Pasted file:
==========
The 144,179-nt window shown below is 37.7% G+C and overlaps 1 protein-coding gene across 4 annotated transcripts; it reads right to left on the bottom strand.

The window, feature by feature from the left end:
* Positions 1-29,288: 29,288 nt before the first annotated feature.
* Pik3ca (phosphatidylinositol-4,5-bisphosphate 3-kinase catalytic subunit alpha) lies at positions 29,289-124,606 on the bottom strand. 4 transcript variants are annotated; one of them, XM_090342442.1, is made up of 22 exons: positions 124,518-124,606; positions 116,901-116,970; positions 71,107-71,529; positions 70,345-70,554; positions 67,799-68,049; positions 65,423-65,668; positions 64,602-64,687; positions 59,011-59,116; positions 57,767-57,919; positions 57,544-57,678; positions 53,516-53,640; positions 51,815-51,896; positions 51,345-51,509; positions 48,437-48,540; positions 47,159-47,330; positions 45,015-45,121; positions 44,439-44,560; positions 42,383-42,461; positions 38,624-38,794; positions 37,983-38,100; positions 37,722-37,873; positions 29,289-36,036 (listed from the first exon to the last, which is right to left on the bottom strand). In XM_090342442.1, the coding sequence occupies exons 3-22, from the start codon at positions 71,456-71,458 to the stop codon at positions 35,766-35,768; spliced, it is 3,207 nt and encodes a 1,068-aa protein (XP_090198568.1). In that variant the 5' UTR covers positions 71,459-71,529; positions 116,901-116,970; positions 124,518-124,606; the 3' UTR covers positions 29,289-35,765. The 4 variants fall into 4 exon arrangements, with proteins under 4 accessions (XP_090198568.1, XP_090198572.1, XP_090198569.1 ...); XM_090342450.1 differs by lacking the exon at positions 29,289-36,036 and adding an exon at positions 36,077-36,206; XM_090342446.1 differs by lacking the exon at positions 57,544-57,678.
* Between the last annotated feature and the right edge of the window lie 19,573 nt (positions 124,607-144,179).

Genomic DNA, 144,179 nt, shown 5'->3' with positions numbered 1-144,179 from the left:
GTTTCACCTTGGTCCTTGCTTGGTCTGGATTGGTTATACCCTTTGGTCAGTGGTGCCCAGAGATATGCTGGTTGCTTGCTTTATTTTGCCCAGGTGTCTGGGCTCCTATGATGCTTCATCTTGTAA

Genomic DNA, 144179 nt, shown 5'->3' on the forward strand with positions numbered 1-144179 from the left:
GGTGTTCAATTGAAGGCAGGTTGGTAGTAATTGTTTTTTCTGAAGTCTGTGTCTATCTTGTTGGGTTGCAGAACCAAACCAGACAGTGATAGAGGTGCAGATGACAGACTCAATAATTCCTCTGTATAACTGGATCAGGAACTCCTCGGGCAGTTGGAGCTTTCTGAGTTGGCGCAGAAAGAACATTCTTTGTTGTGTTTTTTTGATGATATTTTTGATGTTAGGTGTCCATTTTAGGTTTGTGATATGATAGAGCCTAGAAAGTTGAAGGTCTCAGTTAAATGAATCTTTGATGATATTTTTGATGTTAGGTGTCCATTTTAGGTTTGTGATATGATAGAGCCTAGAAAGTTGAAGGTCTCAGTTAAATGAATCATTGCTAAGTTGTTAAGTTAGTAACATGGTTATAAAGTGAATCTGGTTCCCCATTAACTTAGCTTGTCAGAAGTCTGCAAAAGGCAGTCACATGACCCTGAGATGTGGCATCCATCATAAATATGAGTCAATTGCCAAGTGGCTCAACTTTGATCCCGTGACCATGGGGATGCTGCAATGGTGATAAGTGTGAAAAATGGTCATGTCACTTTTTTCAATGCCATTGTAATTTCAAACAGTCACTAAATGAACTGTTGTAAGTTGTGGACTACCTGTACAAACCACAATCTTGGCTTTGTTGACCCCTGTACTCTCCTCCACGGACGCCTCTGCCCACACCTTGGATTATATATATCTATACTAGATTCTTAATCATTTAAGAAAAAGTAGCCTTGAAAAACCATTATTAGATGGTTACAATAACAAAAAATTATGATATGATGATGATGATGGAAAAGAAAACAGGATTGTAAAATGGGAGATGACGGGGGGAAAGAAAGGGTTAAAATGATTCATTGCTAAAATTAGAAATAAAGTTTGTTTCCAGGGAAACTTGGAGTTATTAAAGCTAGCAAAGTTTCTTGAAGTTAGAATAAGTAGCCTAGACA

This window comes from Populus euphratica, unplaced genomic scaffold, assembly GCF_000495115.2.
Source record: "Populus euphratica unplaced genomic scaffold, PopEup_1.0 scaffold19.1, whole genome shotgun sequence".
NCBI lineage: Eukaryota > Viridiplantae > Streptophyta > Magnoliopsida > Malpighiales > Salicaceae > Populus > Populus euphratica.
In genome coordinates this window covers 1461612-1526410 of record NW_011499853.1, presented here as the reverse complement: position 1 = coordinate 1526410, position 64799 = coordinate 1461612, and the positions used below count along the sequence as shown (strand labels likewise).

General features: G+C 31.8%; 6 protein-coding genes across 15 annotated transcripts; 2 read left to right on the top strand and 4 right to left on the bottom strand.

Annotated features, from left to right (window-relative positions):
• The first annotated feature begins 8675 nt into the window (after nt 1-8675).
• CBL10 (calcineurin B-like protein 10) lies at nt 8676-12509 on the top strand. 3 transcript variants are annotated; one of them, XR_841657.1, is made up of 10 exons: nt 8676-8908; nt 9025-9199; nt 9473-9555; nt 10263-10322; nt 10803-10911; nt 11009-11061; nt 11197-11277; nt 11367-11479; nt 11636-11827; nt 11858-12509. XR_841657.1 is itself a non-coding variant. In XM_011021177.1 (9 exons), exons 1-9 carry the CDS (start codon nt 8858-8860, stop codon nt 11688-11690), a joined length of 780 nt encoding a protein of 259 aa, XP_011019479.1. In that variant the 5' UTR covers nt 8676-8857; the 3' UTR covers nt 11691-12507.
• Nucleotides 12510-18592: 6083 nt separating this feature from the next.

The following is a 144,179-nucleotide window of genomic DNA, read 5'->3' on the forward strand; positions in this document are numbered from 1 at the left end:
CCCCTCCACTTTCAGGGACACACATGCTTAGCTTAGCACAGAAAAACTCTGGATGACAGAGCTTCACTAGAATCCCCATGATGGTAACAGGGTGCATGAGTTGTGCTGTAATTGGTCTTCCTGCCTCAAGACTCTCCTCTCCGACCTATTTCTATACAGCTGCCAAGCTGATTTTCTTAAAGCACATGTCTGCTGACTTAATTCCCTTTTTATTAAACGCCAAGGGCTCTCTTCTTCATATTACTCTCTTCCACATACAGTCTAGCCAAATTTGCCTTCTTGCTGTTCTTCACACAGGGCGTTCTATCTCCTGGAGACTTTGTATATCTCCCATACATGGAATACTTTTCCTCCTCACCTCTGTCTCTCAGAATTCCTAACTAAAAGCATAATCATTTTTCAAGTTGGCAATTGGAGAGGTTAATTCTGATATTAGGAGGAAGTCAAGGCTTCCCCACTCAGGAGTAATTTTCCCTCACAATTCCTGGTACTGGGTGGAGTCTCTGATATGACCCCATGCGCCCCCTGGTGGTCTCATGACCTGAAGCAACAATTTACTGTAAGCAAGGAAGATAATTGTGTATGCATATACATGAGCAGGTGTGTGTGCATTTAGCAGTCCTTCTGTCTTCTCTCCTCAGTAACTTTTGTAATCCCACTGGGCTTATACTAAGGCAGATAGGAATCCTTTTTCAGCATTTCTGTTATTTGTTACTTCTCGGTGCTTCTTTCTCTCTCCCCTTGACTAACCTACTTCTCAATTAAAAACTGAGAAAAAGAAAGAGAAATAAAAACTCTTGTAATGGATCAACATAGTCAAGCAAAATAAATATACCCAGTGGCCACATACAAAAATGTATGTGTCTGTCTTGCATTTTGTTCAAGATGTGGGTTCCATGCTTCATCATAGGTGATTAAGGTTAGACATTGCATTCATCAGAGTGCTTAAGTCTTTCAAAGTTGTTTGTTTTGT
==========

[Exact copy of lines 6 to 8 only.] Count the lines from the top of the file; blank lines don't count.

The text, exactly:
Genomic DNA, 144,179 nt, shown 5'->3' with positions numbered 1-144,179 from the left:
GTTTCACCTTGGTCCTTGCTTGGTCTGGATTGGTTATACCCTTTGGTCAGTGGTGCCCAGAGATATGCTGGTTGCTTGCTTTATTTTGCCCAGGTGTCTGGGCTCCTATGATGCTTCATCTTGTAA

Genomic DNA, 144179 nt, shown 5'->3' on the forward strand with positions numbered 1-144179 from the left: